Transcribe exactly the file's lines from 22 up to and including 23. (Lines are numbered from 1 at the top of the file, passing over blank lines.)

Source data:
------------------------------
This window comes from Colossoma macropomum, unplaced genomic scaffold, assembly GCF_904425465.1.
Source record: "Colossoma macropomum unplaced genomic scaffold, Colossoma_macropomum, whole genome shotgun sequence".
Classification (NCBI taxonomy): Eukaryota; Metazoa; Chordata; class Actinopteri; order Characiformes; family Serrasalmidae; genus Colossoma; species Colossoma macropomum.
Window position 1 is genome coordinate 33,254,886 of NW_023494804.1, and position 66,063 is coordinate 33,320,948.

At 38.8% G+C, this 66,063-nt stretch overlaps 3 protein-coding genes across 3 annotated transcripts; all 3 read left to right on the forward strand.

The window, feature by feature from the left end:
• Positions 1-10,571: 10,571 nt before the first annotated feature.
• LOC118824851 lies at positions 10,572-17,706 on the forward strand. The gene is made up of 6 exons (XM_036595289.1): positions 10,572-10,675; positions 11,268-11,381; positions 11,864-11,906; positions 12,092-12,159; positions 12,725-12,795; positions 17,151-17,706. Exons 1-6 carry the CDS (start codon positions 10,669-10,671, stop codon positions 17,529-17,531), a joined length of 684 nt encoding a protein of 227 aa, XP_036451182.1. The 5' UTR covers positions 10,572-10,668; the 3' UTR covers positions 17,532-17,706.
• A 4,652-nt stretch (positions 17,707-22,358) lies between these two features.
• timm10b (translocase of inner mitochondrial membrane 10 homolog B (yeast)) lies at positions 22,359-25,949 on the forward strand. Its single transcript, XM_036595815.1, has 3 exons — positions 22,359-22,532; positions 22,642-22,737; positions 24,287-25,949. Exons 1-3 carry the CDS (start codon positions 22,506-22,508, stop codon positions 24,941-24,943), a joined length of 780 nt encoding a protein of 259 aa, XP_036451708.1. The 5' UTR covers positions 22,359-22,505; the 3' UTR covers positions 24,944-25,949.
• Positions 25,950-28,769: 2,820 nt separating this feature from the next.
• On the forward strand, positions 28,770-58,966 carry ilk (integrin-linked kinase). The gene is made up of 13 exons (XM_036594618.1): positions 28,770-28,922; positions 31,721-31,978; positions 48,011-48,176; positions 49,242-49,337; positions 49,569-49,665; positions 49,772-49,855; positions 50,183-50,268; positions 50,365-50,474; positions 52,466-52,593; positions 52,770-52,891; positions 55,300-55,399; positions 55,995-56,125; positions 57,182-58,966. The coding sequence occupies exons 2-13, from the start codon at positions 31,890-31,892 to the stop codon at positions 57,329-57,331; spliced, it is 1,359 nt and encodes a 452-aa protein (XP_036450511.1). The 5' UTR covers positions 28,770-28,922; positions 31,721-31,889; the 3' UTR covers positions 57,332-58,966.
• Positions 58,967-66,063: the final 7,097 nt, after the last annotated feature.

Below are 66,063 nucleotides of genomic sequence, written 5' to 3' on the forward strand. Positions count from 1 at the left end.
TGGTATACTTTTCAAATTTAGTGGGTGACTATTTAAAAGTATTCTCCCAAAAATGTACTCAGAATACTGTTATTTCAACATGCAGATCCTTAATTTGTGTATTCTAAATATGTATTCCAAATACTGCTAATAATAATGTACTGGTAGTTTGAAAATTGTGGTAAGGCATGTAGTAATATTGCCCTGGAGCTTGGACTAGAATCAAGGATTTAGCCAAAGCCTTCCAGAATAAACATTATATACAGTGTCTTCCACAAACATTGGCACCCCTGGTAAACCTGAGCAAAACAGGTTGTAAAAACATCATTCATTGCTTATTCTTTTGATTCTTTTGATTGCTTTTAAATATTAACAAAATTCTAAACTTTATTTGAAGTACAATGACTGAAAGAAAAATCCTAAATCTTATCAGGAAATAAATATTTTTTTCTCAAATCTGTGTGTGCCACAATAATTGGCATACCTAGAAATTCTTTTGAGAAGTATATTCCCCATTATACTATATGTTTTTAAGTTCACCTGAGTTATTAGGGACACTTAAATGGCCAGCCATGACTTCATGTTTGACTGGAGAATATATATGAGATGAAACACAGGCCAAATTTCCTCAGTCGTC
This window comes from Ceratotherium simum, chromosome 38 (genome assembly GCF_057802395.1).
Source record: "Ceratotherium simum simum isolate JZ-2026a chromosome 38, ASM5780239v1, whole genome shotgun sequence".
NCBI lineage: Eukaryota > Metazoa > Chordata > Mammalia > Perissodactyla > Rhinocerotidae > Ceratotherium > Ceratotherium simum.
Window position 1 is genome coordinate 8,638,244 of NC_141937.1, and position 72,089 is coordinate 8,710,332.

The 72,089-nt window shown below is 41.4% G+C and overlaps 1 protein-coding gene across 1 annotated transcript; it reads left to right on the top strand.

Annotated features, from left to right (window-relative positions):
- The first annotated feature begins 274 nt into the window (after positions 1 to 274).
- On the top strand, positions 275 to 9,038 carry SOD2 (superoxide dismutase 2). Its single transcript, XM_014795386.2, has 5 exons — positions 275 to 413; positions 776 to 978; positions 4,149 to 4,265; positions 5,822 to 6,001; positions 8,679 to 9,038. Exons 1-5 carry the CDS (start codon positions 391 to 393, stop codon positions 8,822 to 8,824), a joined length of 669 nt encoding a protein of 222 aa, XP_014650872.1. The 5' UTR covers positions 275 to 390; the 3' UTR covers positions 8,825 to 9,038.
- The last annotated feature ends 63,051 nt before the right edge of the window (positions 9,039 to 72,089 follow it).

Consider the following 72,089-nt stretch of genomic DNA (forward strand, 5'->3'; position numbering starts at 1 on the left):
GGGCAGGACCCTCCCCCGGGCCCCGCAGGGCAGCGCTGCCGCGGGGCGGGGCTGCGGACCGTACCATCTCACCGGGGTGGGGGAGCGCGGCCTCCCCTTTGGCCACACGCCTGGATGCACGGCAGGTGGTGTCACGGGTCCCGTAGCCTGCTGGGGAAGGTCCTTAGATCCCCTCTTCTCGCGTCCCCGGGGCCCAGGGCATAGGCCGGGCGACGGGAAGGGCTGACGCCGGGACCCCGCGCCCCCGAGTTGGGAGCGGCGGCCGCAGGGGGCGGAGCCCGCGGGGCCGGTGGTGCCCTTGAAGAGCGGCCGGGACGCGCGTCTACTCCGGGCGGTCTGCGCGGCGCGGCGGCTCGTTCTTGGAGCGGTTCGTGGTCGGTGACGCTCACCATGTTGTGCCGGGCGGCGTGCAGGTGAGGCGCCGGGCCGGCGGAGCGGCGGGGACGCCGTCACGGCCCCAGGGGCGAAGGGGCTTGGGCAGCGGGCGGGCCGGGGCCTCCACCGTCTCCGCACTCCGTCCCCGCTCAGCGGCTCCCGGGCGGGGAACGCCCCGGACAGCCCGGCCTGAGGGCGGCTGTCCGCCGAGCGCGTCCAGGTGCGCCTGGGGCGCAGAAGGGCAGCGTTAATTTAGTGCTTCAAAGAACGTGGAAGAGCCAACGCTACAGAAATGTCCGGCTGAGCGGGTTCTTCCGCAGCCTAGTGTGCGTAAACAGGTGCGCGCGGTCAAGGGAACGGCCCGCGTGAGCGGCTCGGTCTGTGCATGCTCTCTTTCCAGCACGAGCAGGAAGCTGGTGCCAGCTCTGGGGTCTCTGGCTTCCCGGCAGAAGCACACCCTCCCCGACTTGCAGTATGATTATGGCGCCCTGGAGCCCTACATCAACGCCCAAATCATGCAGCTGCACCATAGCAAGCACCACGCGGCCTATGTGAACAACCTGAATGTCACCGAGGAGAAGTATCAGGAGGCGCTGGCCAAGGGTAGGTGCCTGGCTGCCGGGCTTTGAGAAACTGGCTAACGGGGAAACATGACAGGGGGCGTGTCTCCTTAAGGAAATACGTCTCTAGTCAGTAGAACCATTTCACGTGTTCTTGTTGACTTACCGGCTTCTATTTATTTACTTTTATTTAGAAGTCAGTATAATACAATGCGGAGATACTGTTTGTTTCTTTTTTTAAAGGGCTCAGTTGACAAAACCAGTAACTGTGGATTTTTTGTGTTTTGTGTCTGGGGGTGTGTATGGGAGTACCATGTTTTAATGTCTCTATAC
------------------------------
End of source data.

- The first annotated feature begins 274 nt into the window (after positions 1 to 274).
- On the top strand, positions 275 to 9,038 carry SOD2 (superoxide dismutase 2). Its single transcript, XM_014795386.2, has 5 exons — positions 275 to 413; positions 776 to 978; positions 4,149 to 4,265; positions 5,822 to 6,001; positions 8,679 to 9,038. Exons 1-5 carry the CDS (start codon positions 391 to 393, stop codon positions 8,822 to 8,824), a joined length of 669 nt encoding a protein of 222 aa, XP_014650872.1. The 5' UTR covers positions 275 to 390; the 3' UTR covers positions 8,825 to 9,038.